for me. It’s what I focus on in the darker times in my life. It helps hold
    despair at bay. It’s like a life force pulling me forward when I want to dig my
    heels in for a pity party (which is futile).
    I said many times, if we are truly
    evolving, we are in constant transition. Changing jobs, moving to a new place,
    a dramatic shift in a relationship, illness, etc. are sometimes more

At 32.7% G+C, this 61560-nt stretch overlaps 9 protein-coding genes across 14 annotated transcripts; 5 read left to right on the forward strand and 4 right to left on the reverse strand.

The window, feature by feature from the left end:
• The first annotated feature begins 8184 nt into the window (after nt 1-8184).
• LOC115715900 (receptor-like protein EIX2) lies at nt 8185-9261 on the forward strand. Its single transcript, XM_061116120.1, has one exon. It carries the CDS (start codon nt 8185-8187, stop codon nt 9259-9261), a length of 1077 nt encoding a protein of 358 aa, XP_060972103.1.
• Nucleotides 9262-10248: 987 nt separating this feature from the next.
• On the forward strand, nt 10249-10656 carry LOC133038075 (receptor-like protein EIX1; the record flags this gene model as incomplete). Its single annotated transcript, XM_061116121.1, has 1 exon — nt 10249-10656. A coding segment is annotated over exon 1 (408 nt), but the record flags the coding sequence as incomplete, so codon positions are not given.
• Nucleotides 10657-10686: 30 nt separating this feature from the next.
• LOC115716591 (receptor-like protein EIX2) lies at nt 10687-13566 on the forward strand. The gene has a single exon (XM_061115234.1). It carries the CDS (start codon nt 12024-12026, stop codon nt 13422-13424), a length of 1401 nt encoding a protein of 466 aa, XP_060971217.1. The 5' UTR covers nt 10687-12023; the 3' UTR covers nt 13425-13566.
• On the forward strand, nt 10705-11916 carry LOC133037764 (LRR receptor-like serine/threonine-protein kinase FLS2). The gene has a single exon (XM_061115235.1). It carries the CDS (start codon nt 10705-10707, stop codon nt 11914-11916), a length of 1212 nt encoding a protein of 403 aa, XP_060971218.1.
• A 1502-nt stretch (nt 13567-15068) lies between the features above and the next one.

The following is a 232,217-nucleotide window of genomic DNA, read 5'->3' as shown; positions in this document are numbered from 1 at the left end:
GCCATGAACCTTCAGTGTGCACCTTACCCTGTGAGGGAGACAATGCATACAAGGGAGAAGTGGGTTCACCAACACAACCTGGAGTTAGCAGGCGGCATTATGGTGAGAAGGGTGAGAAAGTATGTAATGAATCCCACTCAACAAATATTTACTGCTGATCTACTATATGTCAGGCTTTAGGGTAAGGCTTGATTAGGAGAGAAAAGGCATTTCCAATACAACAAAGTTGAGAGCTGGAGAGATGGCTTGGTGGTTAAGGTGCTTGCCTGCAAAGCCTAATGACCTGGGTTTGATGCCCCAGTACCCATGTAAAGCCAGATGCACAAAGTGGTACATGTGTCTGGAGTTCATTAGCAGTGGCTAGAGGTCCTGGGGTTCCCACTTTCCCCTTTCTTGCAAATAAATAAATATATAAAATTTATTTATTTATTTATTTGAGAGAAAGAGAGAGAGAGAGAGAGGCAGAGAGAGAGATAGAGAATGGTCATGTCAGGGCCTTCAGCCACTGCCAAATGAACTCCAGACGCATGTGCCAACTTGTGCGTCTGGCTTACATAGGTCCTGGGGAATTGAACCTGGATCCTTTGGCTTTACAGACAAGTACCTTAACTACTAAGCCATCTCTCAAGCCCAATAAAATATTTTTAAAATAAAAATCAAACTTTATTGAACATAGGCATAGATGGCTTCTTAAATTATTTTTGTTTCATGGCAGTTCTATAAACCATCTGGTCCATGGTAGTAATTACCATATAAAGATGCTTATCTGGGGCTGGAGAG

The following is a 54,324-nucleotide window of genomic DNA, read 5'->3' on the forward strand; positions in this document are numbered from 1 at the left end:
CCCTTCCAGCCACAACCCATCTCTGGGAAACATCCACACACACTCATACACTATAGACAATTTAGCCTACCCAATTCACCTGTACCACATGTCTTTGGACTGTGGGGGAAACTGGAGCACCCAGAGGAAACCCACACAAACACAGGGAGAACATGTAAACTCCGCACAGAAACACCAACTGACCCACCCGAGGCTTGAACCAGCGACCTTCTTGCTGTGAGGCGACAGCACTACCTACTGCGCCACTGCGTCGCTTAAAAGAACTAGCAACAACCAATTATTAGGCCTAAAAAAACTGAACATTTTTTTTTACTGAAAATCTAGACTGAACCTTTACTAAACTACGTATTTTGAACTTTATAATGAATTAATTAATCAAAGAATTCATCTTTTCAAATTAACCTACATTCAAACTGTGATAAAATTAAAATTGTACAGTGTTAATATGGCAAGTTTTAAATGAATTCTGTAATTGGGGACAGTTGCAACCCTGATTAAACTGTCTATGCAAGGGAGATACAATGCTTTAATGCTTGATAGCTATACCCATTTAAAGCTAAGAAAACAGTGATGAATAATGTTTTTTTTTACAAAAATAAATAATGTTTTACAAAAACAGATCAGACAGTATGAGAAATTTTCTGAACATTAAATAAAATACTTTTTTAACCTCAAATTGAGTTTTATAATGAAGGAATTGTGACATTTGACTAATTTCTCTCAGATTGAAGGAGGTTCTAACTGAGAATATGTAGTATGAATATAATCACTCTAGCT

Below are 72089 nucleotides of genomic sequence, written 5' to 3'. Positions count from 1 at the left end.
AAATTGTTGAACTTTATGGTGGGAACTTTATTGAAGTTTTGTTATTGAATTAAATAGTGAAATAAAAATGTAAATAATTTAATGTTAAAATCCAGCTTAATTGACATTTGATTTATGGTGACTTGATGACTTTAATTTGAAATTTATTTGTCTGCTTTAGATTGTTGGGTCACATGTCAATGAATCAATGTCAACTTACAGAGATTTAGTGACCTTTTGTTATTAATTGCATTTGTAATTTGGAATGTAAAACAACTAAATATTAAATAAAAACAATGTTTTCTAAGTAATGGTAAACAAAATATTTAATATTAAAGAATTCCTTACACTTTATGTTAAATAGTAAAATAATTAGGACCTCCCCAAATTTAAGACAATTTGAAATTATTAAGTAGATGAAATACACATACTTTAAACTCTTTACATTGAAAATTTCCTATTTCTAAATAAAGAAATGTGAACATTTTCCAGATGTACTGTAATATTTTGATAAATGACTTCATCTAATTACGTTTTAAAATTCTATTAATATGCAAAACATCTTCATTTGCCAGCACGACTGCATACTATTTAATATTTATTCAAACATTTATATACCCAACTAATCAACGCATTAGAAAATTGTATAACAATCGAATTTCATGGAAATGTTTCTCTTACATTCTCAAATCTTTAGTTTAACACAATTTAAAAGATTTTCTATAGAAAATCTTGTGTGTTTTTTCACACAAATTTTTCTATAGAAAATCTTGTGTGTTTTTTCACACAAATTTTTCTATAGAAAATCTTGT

challenging. Little transitions can be good for us and create novelty. Dr.
    Wayne Dyer wrote a book on doing things differently. He suggested brushing your
    teeth with the opposite hand; taking a different way to work, changing any
    routine to enhance novelty. Oddly enough these little changes can breathe life
    into hope.
    Hope is first cousins to having
    meaning in our life. When something is not going the way we think it “should,”
    or would like, what can we do to refocus on what gives meaning to our lives?
    What do we want and desire? What ignites our passion? What moves us beyond the
    surface to a deeper motivation and joy? Have hope – it’s a good companion!